Month of April: “Salt Fat Acid Heat” Recipe: Caesar’s Salad

“Do what you can, with what you have, where you are.” Theodore Roosevelt

For the lesson in acid, I piggybacked off the previous recipe of basic mayonnaise to make a Caesar salad dressing. In these strange times of quarantining at home it felt sensible to make do with what is at hand in my pantry and fridge. Acid is sour by nature but when combined with other tastes it can elevate our food to reach a more satisfying experience. In a Caesar dressing, lemon and vinegar are our acids combined with the salt of the anchovies and the fat of the egg yolk and olive oil resulting in a balance of an all around classic and timeless dressing.

I reflected on this concept of making do and wondered how this could play into the story of Abby and me. There are a few but the first one that came to mind was our journey in choosing nursing as a career. Abby and I had many overlaps in our lives and nursing was one of them. In 1985 as a single mom I had to come up with something fast to make a living. Three years later when my son was still a toddler I graduated from nursing school and became a registered nurse. In 1989 when I landed back in Wisconsin by the generosity of Abby and the kindness of her husband Cisco. I encouraged Abby to go back to school as well to enjoy the fruits of a handsome (lol) and consistent paycheck. Surprisingly she listened to me and in 1991 she graduated in a white cap ceremony. We would laugh really hard together over the years because she would curse my name for suggesting she follow suit. She had shared with her mom one time or another that she most certainly would not be a nurse forever but she was. It was a bittersweet choice for the both of us for sure.

Yet at the time that is what we had to work with. My sister and Abby’s grandparents were nurses. My mom had dreams of becoming a nurse. It made practical sense at the time. In looking back however, I don’t think it was the best fit for either one of us. Abby felt most at home creating something from her hands and imagination. I felt most at home in the kitchen or the garden. Those passions stayed with us over the years but were often thwarted by obligations, distractions and busyness. In our youth we were the kind of people who found it hard to stay on one track.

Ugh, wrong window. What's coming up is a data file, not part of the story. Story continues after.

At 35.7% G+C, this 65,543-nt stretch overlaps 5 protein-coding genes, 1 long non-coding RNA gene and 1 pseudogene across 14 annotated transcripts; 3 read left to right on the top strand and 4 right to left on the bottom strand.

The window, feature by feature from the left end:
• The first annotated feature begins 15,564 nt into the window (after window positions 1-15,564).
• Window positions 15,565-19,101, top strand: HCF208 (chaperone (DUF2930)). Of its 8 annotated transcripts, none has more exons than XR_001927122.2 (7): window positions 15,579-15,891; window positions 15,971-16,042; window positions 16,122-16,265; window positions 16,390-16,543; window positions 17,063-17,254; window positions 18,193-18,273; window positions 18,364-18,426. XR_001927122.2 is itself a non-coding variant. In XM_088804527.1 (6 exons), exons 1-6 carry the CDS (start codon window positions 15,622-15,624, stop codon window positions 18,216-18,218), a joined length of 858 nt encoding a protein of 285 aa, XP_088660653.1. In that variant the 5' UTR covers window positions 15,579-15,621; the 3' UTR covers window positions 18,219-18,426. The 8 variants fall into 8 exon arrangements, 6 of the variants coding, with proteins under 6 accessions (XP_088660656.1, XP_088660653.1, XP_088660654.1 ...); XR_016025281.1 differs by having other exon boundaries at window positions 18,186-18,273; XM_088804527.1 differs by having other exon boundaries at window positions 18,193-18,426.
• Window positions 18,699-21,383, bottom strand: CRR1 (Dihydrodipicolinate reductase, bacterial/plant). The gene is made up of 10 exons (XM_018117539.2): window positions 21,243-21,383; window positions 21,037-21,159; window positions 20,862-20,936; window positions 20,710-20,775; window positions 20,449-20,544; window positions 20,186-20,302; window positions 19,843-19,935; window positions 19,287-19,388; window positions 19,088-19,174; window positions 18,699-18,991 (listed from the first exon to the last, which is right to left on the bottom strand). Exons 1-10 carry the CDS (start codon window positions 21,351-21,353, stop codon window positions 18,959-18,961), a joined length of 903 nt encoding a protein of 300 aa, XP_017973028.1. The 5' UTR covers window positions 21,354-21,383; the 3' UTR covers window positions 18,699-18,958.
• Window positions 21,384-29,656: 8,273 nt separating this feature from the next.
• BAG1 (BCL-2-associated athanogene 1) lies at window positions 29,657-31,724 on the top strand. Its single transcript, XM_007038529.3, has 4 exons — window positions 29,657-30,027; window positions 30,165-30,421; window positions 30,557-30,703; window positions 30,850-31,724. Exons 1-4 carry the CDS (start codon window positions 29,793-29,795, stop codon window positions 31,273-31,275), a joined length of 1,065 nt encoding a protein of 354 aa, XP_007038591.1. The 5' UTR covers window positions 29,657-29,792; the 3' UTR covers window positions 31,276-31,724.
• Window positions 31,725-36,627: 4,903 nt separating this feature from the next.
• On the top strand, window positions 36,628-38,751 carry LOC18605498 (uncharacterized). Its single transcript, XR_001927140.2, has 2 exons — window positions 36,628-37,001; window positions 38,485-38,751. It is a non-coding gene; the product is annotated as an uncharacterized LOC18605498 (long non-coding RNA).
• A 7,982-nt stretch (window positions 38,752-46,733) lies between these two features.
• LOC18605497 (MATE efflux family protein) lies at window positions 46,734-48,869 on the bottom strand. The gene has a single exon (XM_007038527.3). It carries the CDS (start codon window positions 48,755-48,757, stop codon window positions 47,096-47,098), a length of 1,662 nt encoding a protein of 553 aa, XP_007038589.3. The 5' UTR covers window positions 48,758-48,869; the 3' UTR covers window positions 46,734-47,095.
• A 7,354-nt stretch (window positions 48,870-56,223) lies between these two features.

On the other hand, a nursing career no doubt provided us with a decent stable life. I wouldn’t be honest if I said I wasn’t grateful for that. We were able to provide lovely living spaces for our children. We had extra spending money for travel. We weren’t wealthy of course but we had enough. And we had many eye opening real life, real world experiences along the way. Abby worked in small town hospitals, home health agencies, inpatient mental health and private duty providing care for ventilator patients. I had worked in city hospitals, home health agencies, clinics and nursing homes. My field of expertise evolved into hospice care and by far the most rewarding. Hers was private duty. These experiences took me to India to work with the dying, to Belize to initiate the idea of a palliative care program in a tiny village and to Ireland to visit the first hospice ever established. Abby was a traveling nurse at one time and spent weeks as a home health nurse in Washington state among the giant trees and craters.

Abby was an extremely hard working nurse and would often take long overnight shifts only to work more during the day with a second part time job or babysit small grandchildren. She was crazy that way. In her last years, overworked with a slew of health conditions, the toll of nursing was growing heavier. Fortunately in her last months she was on disability for shoulder and knee surgeries. She had the benefits of life and health insurance. She had time with family she may never otherwise had, a small silver lining. She did what she could, with what she had, right where she was, right up to the end.

Ingredients: 3/4 cups basic mayonnaise, 4 anchovies chopped and pounded into a paste, 1 garlic clove pounded with a pinch of salt, 3-4 tablespoons of lemon juice, 1 teaspoon white wine vinegar, 1 cup of finely grated parmesan, 3/4 teaspoon Worcestershire sauce, salt and pepper.

Mix all ingredients together and adjust either salt or acid to taste. Make salad with romaine lettuce, croutons and slivers of parmesan cheese.

4 Replies to “Month of April: “Salt Fat Acid Heat” Recipe: Caesar’s Salad”

  1. Rebecca, This is just beautiful. I love how you tie it all up in the end. Did you take the photo of the salad ? I think your new career should be catering or doing pop-up very small restaurants here and there. Love you, Estalyn Ps. The picture of Abby really captures her spirit. That smile.



  2. I love your sharing about nursing and using what you have at the time, Rebecca. It is so important now to see the possibilities in where we are, with what we have.
    And the recipe for Cesar Salad dressing. The salad is one of my favorites but the dressing you can buy is never as good.


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